Seema’s perspective invites a method of looking at the problem of climate and its great intricacies, rather than looking away. In our conversation she cites inspiration such as Chris Jordan’s photographic series “Midway: Message from the Gyre”, a visceral image of plastic pollution found in the stomachs of seabirds.2 Works like these are small encapsulations of big environmental consequences.
CL: It’s quite comforting to have these conversations because you do sit at home and thought-spiral. To think about interconnectedness in that way is grounding. Thinking about source and waste, I want to talk about your work, and the material aspects of it. Specifically the works you’ve made with tabla heads.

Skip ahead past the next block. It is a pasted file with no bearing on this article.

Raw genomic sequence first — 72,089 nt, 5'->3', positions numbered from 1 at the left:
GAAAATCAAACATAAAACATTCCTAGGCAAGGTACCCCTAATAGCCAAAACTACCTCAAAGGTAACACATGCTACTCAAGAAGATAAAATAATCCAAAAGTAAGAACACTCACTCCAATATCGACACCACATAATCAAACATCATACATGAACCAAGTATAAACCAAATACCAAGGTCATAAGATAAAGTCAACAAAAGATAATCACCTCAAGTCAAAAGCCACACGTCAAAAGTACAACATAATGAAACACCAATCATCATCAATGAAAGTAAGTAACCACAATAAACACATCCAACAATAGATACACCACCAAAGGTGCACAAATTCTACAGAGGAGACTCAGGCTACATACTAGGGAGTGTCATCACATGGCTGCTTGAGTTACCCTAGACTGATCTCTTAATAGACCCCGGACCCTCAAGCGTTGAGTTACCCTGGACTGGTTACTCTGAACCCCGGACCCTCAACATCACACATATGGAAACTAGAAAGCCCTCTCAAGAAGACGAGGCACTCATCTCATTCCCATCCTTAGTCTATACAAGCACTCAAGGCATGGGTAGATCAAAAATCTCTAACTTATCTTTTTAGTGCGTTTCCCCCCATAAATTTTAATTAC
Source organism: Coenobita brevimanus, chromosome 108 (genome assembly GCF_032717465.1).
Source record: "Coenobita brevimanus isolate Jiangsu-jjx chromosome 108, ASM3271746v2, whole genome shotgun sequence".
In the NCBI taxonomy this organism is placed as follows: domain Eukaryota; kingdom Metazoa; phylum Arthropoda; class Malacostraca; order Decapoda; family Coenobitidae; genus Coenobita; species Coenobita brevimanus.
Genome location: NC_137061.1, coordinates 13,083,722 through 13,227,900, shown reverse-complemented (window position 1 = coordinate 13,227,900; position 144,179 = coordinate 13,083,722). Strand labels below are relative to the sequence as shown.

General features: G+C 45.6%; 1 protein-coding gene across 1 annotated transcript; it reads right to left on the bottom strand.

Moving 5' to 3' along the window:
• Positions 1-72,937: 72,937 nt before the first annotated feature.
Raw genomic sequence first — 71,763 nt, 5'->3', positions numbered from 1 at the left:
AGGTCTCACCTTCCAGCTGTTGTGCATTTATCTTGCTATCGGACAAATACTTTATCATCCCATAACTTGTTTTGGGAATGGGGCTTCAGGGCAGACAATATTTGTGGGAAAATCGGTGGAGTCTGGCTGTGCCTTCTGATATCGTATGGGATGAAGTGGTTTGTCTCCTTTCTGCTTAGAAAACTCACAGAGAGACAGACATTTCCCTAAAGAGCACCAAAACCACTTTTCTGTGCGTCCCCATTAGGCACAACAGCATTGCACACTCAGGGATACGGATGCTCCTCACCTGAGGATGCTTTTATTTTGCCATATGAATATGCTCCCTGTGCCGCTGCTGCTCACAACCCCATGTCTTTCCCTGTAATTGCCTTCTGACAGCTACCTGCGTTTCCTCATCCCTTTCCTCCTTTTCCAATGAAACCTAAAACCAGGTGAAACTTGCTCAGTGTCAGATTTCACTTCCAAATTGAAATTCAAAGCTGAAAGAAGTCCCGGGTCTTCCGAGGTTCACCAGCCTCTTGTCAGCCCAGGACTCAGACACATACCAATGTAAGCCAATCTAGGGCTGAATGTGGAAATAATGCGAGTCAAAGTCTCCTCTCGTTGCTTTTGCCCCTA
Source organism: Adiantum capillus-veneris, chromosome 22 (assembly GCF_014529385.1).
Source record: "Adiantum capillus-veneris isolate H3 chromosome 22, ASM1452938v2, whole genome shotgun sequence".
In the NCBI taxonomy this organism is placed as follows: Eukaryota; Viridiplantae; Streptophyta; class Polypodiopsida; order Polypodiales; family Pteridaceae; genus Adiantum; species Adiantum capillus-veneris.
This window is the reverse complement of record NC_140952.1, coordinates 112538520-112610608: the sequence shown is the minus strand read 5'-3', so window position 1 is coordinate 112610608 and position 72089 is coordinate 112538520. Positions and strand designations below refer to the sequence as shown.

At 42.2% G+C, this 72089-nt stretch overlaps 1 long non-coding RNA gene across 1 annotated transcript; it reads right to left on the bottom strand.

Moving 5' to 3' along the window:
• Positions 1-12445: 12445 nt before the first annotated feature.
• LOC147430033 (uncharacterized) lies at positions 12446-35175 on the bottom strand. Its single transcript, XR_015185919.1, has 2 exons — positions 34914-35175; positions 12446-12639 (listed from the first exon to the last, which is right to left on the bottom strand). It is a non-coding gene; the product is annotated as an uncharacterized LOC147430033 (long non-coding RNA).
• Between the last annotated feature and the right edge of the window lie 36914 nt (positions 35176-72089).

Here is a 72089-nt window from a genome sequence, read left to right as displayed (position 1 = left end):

SP: I use a lot of repurposed materials in my work. With these tabla heads, it’s not just that I want to use something that’s been discarded but has life. I learned to play tabla and, at least in the tabla series, it became a primary material for me. I didn’t really plan it, it just kind of happened. I [played] tabla for about five years or so. The school that I was studying from (Taalim School of Music), they would repair (tabla) heads. They get really worn out, they get overstretched, and the tone won’t stay [the same] over time but you’re talking about after thousands of hours of practice. When they get overstretched, they have to be changed. Sometimes they get ripped, sometimes they break. What I found was, at least with my school, they didn’t throw them away, they just kind of tossed them in this big canvas bag and after 10 years, it’s filled, but they can never do anything with them — they can’t make them into new tablas or anything like that. When they were moving, they needed to make space and [they gave them to me because they knew I made art]. So I kind of sat on them for years, until the opportunity came, or the material started speaking to me. What I love about them is that the material is made out of leather. So it’s something that used to be alive. It’s also been endowed with rhythmic practice and touch.